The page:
How An Iron Fish Can Help Millions of People

Anemia, caused mostly by iron deficiency, is one of the most widespread and consequential health afflictions in the world, impacting 30 percent of the world’s population, mainly children, teens, and young mothers. From constant fatigue and headaches, to potentially deadly hemorrhaging, it literally weakens entire communities and makes the already laborious lives of the poor even more miserable.

It is easy to take for granted the prevalence of iron in most developed-world diets. But for most people living in the developing world, such as in Cambodia, it can be difficult to grow or access iron-rich food, let alone take expensive and equally unavailable iron tablets. It is one of those problems that should not be so widespread and intractable, indicative of the pervasive neglect and inequality of many economic and political systems (and indeed the world).

The BBC highlights a promising solution by Canadian scientist Dr. Christopher Charles so simple and cost-effective that there can be no excuse for not implementing it. 

Dr. Charles had a novel idea. Inspired by previous research which showed that cooking in cast iron pots increased the iron content of food, he decided to put a lump of iron into the cooking pot, made from melted-down metal.

His invention, shaped like a fish, which is a symbol of luck in Cambodian culture, was designed to release iron at the right concentration to provide the nutrients that so many women and children in the country were lacking.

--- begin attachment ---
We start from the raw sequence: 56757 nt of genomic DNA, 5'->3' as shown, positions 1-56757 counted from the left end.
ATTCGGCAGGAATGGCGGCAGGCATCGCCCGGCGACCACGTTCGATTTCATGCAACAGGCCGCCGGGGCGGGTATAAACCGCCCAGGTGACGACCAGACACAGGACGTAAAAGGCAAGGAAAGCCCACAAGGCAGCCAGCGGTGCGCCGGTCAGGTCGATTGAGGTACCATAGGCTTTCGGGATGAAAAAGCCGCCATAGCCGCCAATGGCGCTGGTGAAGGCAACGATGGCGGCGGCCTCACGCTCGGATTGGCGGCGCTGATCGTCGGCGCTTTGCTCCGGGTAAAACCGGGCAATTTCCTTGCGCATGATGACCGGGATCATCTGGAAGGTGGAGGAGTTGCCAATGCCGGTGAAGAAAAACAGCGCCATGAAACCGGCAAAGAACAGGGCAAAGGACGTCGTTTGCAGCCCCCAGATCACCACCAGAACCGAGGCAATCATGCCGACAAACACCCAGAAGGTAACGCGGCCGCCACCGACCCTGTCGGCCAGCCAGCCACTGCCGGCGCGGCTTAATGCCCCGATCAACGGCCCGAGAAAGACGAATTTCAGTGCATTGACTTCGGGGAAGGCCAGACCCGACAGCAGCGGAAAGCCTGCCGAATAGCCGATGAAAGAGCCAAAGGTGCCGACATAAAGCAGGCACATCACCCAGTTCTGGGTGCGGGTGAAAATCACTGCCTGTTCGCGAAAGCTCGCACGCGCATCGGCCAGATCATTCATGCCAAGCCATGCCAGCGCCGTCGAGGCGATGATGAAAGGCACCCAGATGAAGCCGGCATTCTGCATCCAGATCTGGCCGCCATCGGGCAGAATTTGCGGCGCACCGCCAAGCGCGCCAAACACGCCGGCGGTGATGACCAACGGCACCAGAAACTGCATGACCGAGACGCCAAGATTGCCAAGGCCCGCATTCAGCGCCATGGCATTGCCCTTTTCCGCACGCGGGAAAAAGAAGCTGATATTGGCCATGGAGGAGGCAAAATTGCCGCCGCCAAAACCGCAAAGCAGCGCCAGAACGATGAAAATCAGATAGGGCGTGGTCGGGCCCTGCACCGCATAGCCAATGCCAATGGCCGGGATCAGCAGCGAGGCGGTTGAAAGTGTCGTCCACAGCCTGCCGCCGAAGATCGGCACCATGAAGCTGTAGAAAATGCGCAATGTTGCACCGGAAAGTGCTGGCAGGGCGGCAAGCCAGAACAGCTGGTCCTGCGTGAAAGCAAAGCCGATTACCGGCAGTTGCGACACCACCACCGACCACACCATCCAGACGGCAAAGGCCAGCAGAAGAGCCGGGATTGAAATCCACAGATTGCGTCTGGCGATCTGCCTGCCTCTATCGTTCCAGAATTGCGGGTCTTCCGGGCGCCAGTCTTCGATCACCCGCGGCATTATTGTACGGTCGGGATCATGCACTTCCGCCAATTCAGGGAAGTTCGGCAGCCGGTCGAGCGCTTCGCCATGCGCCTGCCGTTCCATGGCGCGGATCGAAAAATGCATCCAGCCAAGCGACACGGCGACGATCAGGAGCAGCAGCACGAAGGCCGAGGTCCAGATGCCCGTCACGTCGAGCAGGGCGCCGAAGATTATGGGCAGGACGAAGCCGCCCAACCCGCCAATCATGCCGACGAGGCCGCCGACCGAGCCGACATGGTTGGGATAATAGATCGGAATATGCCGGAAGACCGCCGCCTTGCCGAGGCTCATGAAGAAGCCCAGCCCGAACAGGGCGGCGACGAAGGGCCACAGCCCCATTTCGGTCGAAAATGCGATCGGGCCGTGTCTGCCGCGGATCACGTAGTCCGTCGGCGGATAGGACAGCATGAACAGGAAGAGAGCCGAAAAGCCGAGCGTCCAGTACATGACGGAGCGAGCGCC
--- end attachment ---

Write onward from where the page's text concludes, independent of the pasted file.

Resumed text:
The recipe is simple, Dr Charles says.

“Boil up water or soup with the iron fish for at least 10 minutes.

“That enhances the iron which leaches from it.

“You can then take it out. Now add a little lemon juice which is important for the absorption of the iron.”

If the iron fish is used every day in the correct way, Dr Charles says it should provide 75% of an adult’s daily recommended intake of iron — and even more of a child’s.

Trials on several hundred villagers in one province in Cambodia showed that nearly half of those who took part were no longer anaemic after 12 months.

By being cheap to manufacture and distribute, as well as culturally acceptable, these 3-in, 7.1-oz iron fish are the most optimal solution to iron deficiency thus far (until most people are lifted out of poverty and can afford to eat better).

The Lucky Iron Fish company has distributed nearly 9,000 fish to hospitals and humanitarian groups across the country, with around 2,500 families now using it regularly. I hope to see a lot of other countries and regions emulate this model.

Simple yet profound solutions like this are worthy of far more attention and support than all the flashier tech that is most often touted. So many of the world’s problems can be addressed with just a little bit of creativity and compassion. Of course, alleviating poverty and inequality is the best and more comprehensive solution, but that would take a lot more creativity and compassion, among other things.

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